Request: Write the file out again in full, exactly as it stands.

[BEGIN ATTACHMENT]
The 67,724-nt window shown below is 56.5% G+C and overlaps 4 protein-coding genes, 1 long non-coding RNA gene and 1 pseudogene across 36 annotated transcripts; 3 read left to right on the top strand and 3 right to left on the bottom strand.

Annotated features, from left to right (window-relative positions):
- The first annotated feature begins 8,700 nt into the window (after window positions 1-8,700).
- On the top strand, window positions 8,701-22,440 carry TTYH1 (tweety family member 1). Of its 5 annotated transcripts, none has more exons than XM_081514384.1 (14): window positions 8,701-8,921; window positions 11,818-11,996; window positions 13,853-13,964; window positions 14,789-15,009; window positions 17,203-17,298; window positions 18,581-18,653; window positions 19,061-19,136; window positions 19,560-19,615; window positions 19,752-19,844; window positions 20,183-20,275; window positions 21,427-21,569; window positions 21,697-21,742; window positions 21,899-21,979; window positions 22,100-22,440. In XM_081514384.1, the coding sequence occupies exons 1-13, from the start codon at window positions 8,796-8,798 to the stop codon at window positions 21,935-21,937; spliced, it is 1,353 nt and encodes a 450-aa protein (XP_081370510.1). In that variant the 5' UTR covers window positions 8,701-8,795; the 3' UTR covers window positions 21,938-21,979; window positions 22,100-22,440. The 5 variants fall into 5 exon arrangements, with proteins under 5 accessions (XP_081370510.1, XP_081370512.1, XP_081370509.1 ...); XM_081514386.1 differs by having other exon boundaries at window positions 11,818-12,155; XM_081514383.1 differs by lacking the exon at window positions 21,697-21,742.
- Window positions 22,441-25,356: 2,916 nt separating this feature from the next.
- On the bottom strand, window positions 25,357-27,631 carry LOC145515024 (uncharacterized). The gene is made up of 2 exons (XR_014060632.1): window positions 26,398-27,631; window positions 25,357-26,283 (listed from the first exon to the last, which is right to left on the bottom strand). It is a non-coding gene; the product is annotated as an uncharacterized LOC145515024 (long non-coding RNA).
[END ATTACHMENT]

The 67,724-nt window shown below is 56.5% G+C and overlaps 4 protein-coding genes, 1 long non-coding RNA gene and 1 pseudogene across 36 annotated transcripts; 3 read left to right on the top strand and 3 right to left on the bottom strand.

Annotated features, from left to right (window-relative positions):
- The first annotated feature begins 8,700 nt into the window (after window positions 1-8,700).
- On the top strand, window positions 8,701-22,440 carry TTYH1 (tweety family member 1). Of its 5 annotated transcripts, none has more exons than XM_081514384.1 (14): window positions 8,701-8,921; window positions 11,818-11,996; window positions 13,853-13,964; window positions 14,789-15,009; window positions 17,203-17,298; window positions 18,581-18,653; window positions 19,061-19,136; window positions 19,560-19,615; window positions 19,752-19,844; window positions 20,183-20,275; window positions 21,427-21,569; window positions 21,697-21,742; window positions 21,899-21,979; window positions 22,100-22,440. In XM_081514384.1, the coding sequence occupies exons 1-13, from the start codon at window positions 8,796-8,798 to the stop codon at window positions 21,935-21,937; spliced, it is 1,353 nt and encodes a 450-aa protein (XP_081370510.1). In that variant the 5' UTR covers window positions 8,701-8,795; the 3' UTR covers window positions 21,938-21,979; window positions 22,100-22,440. The 5 variants fall into 5 exon arrangements, with proteins under 5 accessions (XP_081370510.1, XP_081370512.1, XP_081370509.1 ...); XM_081514386.1 differs by having other exon boundaries at window positions 11,818-12,155; XM_081514383.1 differs by lacking the exon at window positions 21,697-21,742.
- Window positions 22,441-25,356: 2,916 nt separating this feature from the next.
- On the bottom strand, window positions 25,357-27,631 carry LOC145515024 (uncharacterized). The gene is made up of 2 exons (XR_014060632.1): window positions 26,398-27,631; window positions 25,357-26,283 (listed from the first exon to the last, which is right to left on the bottom strand). It is a non-coding gene; the product is annotated as an uncharacterized LOC145515024 (long non-coding RNA).